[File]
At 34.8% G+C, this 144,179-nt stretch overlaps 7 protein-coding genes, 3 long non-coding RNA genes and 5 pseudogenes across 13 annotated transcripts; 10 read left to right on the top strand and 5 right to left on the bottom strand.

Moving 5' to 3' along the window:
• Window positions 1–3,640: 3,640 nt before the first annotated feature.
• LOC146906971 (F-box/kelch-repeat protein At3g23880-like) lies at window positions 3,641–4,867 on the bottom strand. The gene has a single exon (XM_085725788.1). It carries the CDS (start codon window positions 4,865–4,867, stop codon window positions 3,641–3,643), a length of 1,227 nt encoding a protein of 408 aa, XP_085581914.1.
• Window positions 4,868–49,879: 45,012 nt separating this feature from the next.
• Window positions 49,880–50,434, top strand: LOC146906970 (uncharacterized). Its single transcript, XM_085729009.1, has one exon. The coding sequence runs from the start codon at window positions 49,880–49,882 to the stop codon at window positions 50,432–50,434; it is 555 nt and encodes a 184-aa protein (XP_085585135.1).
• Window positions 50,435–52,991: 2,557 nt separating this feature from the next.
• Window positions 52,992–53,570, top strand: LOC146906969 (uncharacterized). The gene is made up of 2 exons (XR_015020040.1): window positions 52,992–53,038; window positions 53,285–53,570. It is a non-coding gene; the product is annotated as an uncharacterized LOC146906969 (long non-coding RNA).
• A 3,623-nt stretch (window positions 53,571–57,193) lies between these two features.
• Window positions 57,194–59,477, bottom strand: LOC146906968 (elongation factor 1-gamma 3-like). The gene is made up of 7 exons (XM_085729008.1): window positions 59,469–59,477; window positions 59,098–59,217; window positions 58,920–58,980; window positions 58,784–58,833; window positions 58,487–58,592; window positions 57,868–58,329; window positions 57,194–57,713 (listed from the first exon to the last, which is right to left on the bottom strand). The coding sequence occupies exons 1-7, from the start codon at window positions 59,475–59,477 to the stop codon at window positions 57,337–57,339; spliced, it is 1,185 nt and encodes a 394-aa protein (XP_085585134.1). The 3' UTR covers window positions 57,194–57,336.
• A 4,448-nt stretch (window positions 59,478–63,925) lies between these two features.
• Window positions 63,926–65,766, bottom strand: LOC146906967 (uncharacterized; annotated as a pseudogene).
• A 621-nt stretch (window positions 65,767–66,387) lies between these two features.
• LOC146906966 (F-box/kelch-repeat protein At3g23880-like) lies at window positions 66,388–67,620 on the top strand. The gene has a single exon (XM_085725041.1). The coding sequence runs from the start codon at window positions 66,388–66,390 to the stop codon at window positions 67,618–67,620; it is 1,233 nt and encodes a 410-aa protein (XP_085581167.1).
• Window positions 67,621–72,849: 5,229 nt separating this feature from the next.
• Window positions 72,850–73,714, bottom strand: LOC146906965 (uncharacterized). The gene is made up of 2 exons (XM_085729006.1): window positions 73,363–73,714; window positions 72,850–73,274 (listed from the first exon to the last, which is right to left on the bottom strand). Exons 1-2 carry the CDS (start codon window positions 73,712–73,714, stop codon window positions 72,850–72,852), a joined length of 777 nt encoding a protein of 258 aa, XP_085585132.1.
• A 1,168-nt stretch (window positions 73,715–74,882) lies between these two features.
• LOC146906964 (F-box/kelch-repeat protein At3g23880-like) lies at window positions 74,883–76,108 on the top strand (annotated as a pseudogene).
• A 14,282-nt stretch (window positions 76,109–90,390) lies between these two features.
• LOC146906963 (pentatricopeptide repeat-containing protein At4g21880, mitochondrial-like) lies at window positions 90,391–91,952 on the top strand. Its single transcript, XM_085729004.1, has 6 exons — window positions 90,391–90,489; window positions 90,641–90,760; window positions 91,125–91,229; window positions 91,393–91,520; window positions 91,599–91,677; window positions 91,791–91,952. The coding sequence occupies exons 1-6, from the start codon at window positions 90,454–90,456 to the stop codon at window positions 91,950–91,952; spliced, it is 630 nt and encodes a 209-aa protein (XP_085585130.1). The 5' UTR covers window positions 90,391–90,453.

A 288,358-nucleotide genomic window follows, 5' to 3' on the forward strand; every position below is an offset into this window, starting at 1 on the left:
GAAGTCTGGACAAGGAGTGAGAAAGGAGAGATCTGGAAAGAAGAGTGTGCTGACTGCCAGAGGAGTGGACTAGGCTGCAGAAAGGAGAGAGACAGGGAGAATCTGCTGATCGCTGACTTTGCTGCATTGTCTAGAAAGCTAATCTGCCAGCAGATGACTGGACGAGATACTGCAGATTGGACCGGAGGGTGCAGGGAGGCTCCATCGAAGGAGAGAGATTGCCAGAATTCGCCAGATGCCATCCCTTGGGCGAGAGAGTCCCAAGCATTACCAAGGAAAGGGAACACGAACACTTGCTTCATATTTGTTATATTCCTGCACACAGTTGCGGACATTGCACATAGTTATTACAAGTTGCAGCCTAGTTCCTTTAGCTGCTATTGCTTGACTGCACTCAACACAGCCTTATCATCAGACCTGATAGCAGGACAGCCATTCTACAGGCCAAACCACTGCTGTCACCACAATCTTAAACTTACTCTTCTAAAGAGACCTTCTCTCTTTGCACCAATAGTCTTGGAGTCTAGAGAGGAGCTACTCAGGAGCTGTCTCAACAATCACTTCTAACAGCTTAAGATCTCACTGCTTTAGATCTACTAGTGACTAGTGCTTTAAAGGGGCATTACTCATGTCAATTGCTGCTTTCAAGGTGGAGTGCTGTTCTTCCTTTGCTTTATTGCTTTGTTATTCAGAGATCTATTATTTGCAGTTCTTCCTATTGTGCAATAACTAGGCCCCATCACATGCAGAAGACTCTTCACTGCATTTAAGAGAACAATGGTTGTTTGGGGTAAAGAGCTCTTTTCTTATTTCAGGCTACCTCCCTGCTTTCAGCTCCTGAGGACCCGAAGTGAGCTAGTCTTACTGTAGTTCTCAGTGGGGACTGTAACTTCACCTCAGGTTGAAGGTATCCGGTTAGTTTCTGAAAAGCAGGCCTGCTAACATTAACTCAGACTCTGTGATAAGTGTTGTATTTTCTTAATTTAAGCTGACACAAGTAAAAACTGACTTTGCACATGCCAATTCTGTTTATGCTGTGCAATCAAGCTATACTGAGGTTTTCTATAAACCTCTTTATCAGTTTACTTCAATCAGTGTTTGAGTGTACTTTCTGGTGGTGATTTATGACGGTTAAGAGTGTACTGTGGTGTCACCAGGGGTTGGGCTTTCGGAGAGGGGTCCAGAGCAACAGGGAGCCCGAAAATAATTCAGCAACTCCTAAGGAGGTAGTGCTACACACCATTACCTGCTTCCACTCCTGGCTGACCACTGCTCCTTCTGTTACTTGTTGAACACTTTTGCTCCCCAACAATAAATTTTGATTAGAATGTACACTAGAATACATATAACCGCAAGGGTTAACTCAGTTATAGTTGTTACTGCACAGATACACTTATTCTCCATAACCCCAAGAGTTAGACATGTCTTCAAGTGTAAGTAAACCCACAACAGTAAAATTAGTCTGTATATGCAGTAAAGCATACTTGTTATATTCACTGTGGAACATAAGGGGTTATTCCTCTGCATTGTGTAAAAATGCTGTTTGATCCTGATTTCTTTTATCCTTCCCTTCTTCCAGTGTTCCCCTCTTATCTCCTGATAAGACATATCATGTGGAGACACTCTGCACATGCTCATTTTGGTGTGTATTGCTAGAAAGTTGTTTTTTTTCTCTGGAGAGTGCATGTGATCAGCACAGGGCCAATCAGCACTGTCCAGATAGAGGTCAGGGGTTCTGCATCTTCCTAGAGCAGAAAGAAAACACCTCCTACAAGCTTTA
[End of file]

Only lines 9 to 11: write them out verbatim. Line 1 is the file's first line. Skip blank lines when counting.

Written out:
• A 3,623-nt stretch (window positions 53,571–57,193) lies between these two features.
• Window positions 57,194–59,477, bottom strand: LOC146906968 (elongation factor 1-gamma 3-like). The gene is made up of 7 exons (XM_085729008.1): window positions 59,469–59,477; window positions 59,098–59,217; window positions 58,920–58,980; window positions 58,784–58,833; window positions 58,487–58,592; window positions 57,868–58,329; window positions 57,194–57,713 (listed from the first exon to the last, which is right to left on the bottom strand). The coding sequence occupies exons 1-7, from the start codon at window positions 59,475–59,477 to the stop codon at window positions 57,337–57,339; spliced, it is 1,185 nt and encodes a 394-aa protein (XP_085585134.1). The 3' UTR covers window positions 57,194–57,336.
• A 4,448-nt stretch (window positions 59,478–63,925) lies between these two features.